We’ve arrived in Florida! Now, this isn’t the Orlando and Disney World part of Florida. This is wild boy country Florida. Where wild boars, rattlesnakes, coyotes, alligators and fire ants are all part of daily life. First day here and the kids are exhausted but happy after a very full day of playing golf, running, climbing, digging holes, swinging, petting a new horse and much more! We are parked for a couple weeks at an old friend’ s property. He and his lovely wife have three marvelous children who share the same excitement of life and hunger for adventure. Their home is in the country. The nearest town is just over 1,000 people. There is lots of room to run around and endless things to explore. We’re looking forward to many adventures and just time to chill and catch up.

Our trip here was easy and restful. The kids were amazing travelers and didn’t complain about wanting a break to run around. We took 8 days and drove through 5 states to get here (New Mexico, Texas, Louisiana, Missippi, and Alabama). Our first day traveling was 11 hours altogether! The consecutive days were 7 and 8 hours in the truck. The kids were pretty much content to hang out in the truck. We did school, watched movies and enjoyed the ever changing views and discoveries out our windows.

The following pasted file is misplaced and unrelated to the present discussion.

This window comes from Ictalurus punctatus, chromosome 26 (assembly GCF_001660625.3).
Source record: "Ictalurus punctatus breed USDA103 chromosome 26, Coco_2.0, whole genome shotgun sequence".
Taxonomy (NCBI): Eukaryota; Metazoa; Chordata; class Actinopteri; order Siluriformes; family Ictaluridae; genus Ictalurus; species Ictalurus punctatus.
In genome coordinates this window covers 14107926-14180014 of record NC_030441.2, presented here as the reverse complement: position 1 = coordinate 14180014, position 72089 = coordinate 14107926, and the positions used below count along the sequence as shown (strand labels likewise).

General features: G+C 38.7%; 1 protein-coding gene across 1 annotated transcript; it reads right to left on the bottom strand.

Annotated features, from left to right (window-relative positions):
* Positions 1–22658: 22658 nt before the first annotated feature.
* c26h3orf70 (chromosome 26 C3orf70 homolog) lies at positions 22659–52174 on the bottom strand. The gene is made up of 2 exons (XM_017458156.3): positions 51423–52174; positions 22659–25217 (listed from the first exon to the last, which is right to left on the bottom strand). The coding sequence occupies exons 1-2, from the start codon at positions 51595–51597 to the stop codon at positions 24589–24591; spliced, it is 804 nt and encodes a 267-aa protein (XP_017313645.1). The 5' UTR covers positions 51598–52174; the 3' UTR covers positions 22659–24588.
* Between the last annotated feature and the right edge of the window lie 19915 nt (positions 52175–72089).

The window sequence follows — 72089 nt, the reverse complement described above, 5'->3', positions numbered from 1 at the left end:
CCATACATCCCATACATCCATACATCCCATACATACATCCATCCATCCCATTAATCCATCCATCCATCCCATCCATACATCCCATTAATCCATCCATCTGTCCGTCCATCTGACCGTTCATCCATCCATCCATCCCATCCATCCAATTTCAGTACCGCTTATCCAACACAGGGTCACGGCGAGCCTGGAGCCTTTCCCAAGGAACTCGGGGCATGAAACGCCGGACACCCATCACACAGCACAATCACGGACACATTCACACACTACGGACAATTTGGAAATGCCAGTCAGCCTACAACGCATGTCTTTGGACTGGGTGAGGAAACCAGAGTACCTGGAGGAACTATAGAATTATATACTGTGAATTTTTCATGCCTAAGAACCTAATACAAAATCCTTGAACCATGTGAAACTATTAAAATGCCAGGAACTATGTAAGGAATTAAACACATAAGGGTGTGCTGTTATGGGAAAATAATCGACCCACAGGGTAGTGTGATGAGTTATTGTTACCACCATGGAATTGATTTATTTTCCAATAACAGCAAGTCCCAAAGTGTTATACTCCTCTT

Most of the drive through Texas was acres and acres of cotton fields, wind turbines and oil rigs. I have never seen so many wind turbines in one place in my life. Hundreds of them. The cotton fields turned into a great school lesson. We pulled over and Andrew got out and grabbed a big handful of cotton from the side of the road that had blown around during the harvest. The kids each got a piece to play with while they watched some really awesome cotton harvesting videos on YouTube! I love the internet! After we saw how they made cotton bales, we started to see real cotton bales covered with tarps, waiting to be loaded on trucks. The kids were pretty amazed and I was very satisfied with a productive homeschool day.

On day 3 (Saturday), we stopped in San Antonio for three nights. We met up with an old friend there who showed us the famous Alamo, and other sites in San Antonio. The next day Andrew and I worked most of day while the kids played and enjoyed the campground and the break from traveling. We left the campground tuesday morning (day 6) and then met up in Louisiana with some good friends of ours who are nomads like us. After spending a night camping side by side in a Walmart parking lot, we went to visit an alligator house together and all the kids had a chance to hold baby alligators. Later on that day, we stopped for gas and saw a live tiger exhibit set up by the gas station!